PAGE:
A reader asks:
“I noticed my camera has a setting on it for shooting in B&W. If I want B&W photos, can’t I convert them in my imaging software? Is it better to use the camera instead?”
First off, B&W from the camera isn’t any better than B&W converted via your imaging program. I really think that sometimes manufacturers of cameras – or any electronic gadget – like to add as many “easy from them to do” features as they can. You know, just to say, “Hey, look at all these features!”
At first, a B&W mode for your camera seems to be one of those times, however, there is an advantage to shooting in B&W straight from your camera: Smaller image files.
Say for instance you just came across an incredible scene – maybe the Space Shuttle makes an emergency landing on your street or something. You only have your lowly 8 meg card that came with the camera, and you know you’ll fill it up after just a 10 photos. If you switch to B&W you’ll find you get at least 20 or 30 photos on that same card (possibly more).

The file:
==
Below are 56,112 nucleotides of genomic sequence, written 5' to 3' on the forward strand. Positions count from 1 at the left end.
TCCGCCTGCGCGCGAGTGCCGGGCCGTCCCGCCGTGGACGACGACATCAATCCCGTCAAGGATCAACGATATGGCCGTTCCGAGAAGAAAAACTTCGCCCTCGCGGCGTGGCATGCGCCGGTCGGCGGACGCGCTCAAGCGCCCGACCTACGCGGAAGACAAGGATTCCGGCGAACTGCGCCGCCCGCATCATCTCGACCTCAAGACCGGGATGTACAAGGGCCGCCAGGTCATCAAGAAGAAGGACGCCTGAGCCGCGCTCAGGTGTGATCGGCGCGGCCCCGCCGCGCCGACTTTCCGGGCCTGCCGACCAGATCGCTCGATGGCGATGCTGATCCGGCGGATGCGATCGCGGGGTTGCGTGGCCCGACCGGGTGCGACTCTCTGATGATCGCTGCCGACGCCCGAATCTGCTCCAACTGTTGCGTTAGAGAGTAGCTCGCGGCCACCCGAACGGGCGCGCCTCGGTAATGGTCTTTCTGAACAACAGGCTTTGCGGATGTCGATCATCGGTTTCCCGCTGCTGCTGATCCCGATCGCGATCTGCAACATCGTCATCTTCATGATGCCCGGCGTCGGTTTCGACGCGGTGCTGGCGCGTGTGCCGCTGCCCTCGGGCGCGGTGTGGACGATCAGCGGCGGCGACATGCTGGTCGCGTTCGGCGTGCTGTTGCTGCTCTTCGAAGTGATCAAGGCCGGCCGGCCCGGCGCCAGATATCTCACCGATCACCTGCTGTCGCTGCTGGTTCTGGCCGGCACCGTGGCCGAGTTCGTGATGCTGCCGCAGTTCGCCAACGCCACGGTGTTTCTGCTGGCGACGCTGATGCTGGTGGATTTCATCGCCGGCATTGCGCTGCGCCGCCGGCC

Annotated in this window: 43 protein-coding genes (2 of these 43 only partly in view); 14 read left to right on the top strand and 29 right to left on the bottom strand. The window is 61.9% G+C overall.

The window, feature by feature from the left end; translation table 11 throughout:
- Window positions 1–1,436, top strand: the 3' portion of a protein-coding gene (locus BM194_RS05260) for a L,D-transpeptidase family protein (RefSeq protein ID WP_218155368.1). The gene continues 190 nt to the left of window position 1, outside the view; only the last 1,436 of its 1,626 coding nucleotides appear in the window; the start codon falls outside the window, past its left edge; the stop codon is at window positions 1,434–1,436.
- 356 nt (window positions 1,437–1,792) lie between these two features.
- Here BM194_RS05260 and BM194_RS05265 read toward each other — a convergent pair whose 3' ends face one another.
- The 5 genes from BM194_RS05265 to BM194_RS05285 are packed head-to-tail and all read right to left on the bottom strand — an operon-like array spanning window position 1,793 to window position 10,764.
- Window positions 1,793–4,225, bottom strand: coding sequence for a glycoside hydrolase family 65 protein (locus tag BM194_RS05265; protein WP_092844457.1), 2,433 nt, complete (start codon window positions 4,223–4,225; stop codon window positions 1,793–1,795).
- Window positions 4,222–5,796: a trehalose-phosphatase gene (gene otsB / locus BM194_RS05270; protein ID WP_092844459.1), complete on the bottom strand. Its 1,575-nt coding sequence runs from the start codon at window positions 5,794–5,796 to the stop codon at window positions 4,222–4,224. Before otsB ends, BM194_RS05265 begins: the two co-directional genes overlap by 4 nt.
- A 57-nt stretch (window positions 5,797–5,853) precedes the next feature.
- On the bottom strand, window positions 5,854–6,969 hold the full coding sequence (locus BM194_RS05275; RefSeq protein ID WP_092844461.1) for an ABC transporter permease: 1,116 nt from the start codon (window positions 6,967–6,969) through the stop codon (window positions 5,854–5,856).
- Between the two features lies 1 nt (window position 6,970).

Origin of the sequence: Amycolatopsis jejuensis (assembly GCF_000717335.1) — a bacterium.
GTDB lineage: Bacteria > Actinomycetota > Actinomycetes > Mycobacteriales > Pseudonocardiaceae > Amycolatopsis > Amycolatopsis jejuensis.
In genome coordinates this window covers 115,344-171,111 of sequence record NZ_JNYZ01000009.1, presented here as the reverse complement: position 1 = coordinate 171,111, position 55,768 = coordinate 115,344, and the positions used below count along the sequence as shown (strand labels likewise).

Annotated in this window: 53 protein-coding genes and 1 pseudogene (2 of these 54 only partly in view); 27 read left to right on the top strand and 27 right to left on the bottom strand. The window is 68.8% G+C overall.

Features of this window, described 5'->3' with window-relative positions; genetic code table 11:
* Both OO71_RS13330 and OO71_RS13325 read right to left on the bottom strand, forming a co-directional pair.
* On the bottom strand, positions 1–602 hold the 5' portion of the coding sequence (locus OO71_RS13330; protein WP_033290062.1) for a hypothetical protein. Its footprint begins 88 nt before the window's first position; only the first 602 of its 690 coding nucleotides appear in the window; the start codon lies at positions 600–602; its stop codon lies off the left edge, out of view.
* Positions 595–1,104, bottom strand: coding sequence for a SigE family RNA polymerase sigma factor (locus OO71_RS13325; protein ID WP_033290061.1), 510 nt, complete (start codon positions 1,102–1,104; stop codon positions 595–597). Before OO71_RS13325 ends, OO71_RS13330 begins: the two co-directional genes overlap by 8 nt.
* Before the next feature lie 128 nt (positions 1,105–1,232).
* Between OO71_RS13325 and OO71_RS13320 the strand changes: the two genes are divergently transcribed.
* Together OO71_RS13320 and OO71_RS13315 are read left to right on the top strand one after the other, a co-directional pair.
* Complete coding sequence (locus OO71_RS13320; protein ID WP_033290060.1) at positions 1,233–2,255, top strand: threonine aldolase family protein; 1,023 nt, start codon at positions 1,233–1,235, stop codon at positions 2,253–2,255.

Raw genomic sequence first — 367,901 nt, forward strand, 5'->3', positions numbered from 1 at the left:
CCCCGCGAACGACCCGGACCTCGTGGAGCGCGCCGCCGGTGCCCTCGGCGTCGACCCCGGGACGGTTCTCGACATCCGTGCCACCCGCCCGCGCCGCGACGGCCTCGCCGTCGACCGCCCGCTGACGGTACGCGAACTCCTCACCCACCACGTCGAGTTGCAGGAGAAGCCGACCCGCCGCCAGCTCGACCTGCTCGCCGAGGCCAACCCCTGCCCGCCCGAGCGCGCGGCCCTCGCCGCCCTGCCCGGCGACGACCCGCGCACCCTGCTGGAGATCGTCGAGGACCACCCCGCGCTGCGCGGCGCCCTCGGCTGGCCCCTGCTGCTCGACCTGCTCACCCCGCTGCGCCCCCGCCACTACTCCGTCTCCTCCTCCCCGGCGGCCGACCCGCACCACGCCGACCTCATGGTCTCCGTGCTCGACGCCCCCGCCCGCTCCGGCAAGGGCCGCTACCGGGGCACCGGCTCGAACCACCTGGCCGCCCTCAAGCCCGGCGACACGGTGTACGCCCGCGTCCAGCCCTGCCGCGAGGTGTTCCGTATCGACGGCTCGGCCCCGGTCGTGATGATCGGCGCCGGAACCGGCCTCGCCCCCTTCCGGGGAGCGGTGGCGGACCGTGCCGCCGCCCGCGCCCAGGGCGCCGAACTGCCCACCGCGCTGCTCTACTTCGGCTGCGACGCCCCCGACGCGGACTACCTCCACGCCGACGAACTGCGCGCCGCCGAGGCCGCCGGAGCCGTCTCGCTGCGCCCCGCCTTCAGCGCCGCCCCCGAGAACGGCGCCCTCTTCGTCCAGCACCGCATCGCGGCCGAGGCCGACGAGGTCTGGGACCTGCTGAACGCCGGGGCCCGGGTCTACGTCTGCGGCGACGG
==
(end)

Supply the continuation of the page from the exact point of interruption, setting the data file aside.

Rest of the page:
That said, converting your color photos to B&W is really easy, so I recommend you shoot in color unless you look up and see the shuttle with its landing gear extended. Nothing worse than looking over an image you just took in B&W and wishing it was in color.
As for converting a color image to B&W (often referred to as “grayscale”), that’s about as easy as it gets. Most (think 99.9%) imaging programs have an automatic setting for this. You can either change the color mode to Grayscale or B&W or you may find a menu option that says “Convert To Black and White”. It’s usually only a mouse click or two.
Once you convert to B&W, you may want to touch up your contrast and brightness to give the image more (or less) snap.